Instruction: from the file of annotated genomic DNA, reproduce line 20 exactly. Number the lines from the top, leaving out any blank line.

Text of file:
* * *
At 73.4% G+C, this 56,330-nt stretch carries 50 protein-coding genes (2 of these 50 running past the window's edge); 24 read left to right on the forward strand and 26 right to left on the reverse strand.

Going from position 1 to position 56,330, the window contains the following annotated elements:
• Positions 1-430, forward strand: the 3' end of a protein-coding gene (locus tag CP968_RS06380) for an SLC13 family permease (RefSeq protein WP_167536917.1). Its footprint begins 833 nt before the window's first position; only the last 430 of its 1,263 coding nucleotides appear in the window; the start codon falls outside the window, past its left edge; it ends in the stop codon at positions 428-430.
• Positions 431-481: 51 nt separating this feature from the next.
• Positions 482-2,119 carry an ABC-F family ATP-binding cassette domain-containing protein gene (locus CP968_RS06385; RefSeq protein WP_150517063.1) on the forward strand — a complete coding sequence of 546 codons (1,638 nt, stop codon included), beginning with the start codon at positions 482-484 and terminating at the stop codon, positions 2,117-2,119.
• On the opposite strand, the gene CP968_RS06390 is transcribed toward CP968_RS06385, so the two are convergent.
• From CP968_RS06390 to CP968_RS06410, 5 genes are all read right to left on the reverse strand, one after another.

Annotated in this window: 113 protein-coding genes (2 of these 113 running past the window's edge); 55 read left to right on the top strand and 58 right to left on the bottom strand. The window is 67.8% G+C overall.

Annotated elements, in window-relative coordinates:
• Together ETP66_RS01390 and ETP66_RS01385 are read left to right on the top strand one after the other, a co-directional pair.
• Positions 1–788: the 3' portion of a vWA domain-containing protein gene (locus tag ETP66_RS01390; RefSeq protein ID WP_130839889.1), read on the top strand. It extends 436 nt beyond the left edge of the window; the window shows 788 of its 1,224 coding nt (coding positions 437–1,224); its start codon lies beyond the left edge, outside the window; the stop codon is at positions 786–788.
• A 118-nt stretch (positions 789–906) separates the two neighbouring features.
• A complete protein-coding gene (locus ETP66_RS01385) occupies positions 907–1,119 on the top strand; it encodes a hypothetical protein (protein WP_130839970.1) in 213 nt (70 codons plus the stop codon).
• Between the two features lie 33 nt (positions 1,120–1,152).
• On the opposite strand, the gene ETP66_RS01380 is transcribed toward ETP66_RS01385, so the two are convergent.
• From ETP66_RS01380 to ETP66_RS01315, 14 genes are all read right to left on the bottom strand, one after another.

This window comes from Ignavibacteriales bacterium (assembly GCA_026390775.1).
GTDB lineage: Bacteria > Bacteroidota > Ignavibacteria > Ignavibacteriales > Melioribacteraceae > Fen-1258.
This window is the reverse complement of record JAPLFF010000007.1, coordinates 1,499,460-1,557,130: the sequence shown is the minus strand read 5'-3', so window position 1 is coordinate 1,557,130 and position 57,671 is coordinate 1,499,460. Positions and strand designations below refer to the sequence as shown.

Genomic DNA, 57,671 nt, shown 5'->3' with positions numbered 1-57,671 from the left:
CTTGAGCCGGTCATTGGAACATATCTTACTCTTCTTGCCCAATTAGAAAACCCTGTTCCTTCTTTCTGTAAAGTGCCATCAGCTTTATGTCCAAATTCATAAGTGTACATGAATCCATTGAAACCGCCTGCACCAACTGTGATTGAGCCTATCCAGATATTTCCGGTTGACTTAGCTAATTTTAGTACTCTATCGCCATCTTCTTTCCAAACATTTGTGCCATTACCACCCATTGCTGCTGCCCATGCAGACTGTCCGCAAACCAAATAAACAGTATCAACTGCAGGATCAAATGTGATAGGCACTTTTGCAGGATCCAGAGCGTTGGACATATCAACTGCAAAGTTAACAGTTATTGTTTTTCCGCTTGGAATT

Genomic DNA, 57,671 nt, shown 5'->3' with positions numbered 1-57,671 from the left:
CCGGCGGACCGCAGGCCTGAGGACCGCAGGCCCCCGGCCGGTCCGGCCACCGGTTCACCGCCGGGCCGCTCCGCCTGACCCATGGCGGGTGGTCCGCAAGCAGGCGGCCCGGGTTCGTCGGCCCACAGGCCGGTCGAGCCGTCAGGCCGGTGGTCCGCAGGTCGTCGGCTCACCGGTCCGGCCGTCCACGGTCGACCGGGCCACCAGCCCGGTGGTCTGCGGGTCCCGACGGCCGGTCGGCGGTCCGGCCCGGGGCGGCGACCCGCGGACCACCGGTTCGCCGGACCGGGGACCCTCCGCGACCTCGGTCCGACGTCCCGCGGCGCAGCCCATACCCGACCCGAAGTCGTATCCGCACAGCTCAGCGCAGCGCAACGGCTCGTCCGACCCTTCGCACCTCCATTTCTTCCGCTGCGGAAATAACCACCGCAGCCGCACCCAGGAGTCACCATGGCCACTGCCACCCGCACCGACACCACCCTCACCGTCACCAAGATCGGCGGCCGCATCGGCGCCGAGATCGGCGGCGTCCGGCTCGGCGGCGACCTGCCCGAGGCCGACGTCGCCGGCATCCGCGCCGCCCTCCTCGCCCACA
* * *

Genomic DNA, 57,671 nt, shown 5'->3' with positions numbered 1-57,671 from the left: